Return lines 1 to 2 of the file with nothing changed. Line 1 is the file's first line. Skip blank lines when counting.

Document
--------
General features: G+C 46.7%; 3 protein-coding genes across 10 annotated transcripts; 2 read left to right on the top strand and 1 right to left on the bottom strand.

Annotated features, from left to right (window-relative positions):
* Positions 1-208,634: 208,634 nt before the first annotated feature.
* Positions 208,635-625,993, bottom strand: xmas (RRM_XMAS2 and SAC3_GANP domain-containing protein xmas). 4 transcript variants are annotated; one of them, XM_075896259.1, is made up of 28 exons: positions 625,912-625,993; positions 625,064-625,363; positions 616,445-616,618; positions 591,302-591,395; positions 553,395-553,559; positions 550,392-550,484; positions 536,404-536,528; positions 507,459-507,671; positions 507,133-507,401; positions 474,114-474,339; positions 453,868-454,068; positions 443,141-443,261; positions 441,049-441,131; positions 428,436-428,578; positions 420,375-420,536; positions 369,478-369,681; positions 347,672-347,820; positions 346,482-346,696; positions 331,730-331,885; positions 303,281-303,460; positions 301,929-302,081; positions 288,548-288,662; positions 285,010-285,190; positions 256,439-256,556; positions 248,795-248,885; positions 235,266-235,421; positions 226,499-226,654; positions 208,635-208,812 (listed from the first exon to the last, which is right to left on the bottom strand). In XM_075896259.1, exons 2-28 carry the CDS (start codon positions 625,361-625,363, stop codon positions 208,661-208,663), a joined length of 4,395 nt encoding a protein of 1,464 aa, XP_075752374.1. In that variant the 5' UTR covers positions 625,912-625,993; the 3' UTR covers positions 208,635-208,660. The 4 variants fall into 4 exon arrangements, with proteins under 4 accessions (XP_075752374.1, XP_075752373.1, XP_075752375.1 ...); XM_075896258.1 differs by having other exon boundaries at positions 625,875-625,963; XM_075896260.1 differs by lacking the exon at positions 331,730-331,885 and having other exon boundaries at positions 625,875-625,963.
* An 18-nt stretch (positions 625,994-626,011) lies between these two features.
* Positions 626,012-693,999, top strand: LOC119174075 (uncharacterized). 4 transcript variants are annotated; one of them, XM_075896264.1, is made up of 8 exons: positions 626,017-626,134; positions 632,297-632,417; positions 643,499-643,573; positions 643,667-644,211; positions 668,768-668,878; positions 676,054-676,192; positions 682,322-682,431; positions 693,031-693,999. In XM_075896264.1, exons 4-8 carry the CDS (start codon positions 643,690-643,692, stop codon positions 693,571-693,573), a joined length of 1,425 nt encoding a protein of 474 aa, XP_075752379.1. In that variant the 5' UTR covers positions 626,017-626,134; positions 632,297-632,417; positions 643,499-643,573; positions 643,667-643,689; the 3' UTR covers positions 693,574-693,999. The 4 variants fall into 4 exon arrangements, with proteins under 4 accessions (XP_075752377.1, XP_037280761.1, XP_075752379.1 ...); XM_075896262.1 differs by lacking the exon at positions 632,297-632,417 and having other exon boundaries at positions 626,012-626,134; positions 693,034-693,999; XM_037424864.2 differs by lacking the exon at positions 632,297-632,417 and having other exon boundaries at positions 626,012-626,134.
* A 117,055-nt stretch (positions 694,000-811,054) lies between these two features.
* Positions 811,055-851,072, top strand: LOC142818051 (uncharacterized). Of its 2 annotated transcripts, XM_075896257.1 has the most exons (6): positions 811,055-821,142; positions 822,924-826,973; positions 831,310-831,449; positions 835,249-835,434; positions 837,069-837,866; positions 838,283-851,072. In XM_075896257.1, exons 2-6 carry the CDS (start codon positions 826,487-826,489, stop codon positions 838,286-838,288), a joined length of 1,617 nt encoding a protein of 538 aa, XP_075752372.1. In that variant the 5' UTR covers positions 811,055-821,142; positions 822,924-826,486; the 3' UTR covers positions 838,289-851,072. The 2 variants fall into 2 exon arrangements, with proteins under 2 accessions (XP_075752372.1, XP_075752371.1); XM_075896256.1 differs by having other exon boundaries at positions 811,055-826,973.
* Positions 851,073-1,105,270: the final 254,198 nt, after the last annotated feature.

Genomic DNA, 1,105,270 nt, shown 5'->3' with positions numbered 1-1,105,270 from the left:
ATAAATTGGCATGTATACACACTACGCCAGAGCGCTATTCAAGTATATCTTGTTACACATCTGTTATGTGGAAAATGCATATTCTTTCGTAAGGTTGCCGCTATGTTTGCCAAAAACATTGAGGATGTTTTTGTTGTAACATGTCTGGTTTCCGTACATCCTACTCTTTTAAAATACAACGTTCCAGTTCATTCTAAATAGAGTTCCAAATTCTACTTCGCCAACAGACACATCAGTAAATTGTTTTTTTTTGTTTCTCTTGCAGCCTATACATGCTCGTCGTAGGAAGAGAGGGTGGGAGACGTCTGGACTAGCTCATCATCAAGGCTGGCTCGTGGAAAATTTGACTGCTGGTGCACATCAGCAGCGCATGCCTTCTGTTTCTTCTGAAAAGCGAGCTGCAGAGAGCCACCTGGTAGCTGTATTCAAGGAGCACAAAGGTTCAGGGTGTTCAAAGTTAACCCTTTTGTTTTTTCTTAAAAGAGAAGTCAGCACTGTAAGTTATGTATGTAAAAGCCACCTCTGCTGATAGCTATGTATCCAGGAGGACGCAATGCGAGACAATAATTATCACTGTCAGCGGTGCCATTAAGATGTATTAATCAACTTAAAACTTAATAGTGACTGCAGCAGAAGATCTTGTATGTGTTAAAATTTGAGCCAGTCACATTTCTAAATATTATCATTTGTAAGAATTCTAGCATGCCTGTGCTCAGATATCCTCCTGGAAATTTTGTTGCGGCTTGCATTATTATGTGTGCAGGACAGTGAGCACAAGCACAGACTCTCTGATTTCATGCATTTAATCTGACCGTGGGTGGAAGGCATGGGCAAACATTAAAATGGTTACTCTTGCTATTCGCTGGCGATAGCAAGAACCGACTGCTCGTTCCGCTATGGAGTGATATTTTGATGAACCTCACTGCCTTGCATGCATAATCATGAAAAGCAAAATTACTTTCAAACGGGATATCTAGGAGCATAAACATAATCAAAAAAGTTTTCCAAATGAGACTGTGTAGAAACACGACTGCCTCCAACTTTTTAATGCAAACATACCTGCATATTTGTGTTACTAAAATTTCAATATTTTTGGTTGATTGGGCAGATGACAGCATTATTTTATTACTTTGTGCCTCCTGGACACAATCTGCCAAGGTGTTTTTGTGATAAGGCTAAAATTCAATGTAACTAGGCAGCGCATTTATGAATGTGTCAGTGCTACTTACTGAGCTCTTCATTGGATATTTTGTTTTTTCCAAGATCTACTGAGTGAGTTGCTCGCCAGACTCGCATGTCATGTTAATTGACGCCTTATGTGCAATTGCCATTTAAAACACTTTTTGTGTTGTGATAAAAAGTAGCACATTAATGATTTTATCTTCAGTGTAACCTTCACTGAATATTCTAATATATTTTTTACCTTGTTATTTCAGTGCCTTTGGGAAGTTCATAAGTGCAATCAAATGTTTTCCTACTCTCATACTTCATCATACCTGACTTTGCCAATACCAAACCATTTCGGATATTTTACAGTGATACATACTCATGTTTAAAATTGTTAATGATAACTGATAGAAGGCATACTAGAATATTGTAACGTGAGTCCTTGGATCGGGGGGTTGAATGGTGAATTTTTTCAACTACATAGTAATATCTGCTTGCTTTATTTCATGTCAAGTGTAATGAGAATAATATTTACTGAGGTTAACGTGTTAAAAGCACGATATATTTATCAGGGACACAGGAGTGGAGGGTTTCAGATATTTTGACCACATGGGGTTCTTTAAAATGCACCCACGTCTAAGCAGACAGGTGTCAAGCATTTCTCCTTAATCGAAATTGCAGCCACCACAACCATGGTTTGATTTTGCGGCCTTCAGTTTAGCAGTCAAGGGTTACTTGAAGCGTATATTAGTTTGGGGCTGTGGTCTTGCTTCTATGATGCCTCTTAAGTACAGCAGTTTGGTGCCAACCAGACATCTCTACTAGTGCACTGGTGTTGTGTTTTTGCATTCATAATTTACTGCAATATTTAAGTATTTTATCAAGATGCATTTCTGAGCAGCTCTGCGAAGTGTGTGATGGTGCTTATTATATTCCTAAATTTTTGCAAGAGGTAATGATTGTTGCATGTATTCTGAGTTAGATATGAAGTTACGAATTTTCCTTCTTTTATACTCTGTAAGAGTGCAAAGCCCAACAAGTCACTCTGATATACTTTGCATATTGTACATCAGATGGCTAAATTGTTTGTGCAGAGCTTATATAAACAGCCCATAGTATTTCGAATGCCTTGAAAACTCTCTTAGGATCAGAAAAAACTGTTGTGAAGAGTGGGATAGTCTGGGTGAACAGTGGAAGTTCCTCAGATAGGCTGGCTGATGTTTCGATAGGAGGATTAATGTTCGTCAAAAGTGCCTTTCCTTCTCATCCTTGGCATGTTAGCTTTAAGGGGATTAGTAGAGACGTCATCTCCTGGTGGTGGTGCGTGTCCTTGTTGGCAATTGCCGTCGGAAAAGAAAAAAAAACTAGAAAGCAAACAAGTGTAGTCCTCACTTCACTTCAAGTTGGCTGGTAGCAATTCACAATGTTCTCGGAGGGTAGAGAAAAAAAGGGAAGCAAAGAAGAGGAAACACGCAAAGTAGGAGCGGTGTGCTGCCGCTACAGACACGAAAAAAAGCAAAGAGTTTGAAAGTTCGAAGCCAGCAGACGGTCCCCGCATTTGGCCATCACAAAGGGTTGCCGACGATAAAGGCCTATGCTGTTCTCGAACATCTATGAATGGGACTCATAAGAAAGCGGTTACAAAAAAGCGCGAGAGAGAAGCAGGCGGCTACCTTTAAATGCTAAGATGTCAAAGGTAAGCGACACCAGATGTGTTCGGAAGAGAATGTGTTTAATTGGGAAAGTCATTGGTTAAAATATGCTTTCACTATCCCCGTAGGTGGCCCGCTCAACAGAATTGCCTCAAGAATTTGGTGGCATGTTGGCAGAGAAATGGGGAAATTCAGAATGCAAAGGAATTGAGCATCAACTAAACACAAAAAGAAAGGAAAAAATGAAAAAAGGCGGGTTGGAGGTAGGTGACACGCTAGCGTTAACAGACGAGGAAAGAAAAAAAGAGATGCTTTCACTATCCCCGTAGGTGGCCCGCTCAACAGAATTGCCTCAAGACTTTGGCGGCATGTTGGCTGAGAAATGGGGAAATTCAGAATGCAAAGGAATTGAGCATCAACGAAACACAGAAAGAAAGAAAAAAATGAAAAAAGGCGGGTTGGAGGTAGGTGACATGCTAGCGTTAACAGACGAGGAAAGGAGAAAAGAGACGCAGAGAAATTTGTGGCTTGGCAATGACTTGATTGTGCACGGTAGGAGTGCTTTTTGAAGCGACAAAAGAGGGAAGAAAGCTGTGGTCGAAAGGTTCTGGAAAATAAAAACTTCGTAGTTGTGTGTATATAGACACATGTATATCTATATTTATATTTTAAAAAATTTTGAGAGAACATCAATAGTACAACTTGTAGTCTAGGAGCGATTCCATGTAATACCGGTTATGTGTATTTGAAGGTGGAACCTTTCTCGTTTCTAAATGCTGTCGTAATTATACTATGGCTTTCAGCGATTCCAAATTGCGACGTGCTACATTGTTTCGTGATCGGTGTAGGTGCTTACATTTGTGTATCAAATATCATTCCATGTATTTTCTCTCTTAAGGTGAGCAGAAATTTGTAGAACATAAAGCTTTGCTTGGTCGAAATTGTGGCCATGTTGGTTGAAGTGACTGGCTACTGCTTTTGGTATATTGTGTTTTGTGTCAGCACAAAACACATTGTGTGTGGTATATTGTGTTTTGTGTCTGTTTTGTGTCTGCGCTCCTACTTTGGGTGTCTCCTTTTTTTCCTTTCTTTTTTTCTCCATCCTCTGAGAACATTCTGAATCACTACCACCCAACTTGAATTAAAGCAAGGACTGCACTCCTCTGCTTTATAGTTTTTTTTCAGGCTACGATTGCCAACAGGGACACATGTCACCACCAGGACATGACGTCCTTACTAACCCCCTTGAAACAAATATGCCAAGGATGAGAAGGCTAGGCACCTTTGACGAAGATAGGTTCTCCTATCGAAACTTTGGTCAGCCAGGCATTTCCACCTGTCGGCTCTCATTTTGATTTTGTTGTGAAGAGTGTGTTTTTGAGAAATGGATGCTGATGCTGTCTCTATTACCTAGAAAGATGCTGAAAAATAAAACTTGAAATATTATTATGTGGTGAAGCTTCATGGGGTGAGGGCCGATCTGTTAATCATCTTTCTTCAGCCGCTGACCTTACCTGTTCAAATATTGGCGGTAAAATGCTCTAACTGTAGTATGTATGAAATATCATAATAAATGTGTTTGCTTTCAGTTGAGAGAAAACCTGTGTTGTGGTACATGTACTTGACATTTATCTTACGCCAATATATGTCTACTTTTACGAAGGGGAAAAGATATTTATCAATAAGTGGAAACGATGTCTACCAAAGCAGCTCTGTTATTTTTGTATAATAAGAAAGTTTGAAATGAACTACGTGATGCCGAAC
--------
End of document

General features: G+C 46.7%; 3 protein-coding genes across 10 annotated transcripts; 2 read left to right on the top strand and 1 right to left on the bottom strand.

Annotated features, from left to right (window-relative positions):